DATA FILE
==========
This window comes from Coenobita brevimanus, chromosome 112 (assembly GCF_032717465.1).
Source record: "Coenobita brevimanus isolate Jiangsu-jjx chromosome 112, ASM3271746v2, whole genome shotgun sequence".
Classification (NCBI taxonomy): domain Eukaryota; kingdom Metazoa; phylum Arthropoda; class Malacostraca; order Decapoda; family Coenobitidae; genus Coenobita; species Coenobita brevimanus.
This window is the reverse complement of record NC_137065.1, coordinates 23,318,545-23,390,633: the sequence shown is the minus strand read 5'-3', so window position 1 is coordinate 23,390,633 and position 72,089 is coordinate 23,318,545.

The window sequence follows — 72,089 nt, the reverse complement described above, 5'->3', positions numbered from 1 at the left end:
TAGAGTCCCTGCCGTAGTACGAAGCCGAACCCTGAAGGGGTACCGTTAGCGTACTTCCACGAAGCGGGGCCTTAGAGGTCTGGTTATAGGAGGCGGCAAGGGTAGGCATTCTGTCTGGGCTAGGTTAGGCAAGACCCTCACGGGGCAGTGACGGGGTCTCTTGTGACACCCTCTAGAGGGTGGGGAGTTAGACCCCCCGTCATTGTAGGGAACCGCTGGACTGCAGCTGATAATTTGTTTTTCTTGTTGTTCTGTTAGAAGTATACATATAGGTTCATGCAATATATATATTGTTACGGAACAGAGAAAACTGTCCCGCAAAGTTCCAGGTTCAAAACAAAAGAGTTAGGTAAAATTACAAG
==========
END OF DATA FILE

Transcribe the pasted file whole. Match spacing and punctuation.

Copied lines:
This window comes from Coenobita brevimanus, chromosome 112 (assembly GCF_032717465.1).
Source record: "Coenobita brevimanus isolate Jiangsu-jjx chromosome 112, ASM3271746v2, whole genome shotgun sequence".
Classification (NCBI taxonomy): domain Eukaryota; kingdom Metazoa; phylum Arthropoda; class Malacostraca; order Decapoda; family Coenobitidae; genus Coenobita; species Coenobita brevimanus.
This window is the reverse complement of record NC_137065.1, coordinates 23,318,545-23,390,633: the sequence shown is the minus strand read 5'-3', so window position 1 is coordinate 23,390,633 and position 72,089 is coordinate 23,318,545.

The window sequence follows — 72,089 nt, the reverse complement described above, 5'->3', positions numbered from 1 at the left end:
TAGAGTCCCTGCCGTAGTACGAAGCCGAACCCTGAAGGGGTACCGTTAGCGTACTTCCACGAAGCGGGGCCTTAGAGGTCTGGTTATAGGAGGCGGCAAGGGTAGGCATTCTGTCTGGGCTAGGTTAGGCAAGACCCTCACGGGGCAGTGACGGGGTCTCTTGTGACACCCTCTAGAGGGTGGGGAGTTAGACCCCCCGTCATTGTAGGGAACCGCTGGACTGCAGCTGATAATTTGTTTTTCTTGTTGTTCTGTTAGAAGTATACATATAGGTTCATGCAATATATATATTGTTACGGAACAGAGAAAACTGTCCCGCAAAGTTCCAGGTTCAAAACAAAAGAGTTAGGTAAAATTACAAG